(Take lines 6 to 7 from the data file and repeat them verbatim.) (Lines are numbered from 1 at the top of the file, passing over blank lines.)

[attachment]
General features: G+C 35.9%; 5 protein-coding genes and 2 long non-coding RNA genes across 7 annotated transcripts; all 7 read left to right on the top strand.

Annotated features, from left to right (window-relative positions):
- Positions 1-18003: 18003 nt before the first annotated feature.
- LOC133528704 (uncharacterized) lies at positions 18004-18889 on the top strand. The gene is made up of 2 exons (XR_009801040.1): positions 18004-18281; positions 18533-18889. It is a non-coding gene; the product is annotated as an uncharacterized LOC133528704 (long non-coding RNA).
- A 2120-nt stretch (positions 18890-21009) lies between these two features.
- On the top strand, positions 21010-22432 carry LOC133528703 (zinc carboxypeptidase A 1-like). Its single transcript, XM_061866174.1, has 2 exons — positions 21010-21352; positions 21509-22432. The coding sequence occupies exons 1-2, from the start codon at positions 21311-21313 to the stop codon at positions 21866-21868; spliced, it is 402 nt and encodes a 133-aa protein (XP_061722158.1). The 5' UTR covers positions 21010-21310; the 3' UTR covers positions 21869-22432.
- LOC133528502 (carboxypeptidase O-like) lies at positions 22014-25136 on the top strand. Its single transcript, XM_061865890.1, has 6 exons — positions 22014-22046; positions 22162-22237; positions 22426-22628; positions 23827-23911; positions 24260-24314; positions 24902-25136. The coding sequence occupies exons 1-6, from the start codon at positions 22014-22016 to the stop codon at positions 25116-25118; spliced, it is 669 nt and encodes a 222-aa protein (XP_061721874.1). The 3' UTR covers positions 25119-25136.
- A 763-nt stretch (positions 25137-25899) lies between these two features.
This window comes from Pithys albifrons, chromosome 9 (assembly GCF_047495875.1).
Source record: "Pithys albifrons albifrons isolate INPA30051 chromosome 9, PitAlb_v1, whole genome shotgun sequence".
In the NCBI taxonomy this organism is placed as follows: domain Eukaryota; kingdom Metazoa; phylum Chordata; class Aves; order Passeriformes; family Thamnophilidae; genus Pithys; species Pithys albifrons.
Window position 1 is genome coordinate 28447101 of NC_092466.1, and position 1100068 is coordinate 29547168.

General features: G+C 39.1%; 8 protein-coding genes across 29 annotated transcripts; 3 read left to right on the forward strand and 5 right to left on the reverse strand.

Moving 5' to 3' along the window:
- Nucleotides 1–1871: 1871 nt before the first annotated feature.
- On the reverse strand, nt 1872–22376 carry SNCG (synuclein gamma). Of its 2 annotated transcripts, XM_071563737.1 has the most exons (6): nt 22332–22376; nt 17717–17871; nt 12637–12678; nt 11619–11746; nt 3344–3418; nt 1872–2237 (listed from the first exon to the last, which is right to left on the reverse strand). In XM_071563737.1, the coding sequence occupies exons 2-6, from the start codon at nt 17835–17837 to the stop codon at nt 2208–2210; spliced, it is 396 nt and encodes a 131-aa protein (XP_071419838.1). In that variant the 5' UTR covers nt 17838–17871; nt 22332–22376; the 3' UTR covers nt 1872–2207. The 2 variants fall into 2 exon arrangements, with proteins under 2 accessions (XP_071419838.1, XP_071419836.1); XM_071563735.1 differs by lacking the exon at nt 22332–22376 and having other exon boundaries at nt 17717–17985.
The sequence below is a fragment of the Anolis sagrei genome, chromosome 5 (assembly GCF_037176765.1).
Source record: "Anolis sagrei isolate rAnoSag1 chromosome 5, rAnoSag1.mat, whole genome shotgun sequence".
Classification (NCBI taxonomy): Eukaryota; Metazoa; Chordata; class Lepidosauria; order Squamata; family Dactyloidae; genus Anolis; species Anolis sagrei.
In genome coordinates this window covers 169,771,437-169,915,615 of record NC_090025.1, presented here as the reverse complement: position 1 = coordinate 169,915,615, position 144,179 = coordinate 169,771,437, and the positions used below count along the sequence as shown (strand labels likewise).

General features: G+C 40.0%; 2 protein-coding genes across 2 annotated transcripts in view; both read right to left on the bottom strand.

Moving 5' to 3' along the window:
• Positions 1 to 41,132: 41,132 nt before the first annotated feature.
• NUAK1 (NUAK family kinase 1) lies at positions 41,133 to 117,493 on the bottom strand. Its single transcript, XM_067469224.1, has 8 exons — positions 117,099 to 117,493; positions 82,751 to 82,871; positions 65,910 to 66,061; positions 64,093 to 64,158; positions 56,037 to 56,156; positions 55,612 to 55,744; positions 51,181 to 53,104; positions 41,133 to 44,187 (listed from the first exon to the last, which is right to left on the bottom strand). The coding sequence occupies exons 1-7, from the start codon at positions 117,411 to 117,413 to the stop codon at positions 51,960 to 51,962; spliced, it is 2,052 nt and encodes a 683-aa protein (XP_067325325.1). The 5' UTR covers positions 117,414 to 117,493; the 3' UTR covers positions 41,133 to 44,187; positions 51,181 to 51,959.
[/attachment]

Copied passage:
- On the top strand, positions 21010-22432 carry LOC133528703 (zinc carboxypeptidase A 1-like). Its single transcript, XM_061866174.1, has 2 exons — positions 21010-21352; positions 21509-22432. The coding sequence occupies exons 1-2, from the start codon at positions 21311-21313 to the stop codon at positions 21866-21868; spliced, it is 402 nt and encodes a 133-aa protein (XP_061722158.1). The 5' UTR covers positions 21010-21310; the 3' UTR covers positions 21869-22432.
- LOC133528502 (carboxypeptidase O-like) lies at positions 22014-25136 on the top strand. Its single transcript, XM_061865890.1, has 6 exons — positions 22014-22046; positions 22162-22237; positions 22426-22628; positions 23827-23911; positions 24260-24314; positions 24902-25136. The coding sequence occupies exons 1-6, from the start codon at positions 22014-22016 to the stop codon at positions 25116-25118; spliced, it is 669 nt and encodes a 222-aa protein (XP_061721874.1). The 3' UTR covers positions 25119-25136.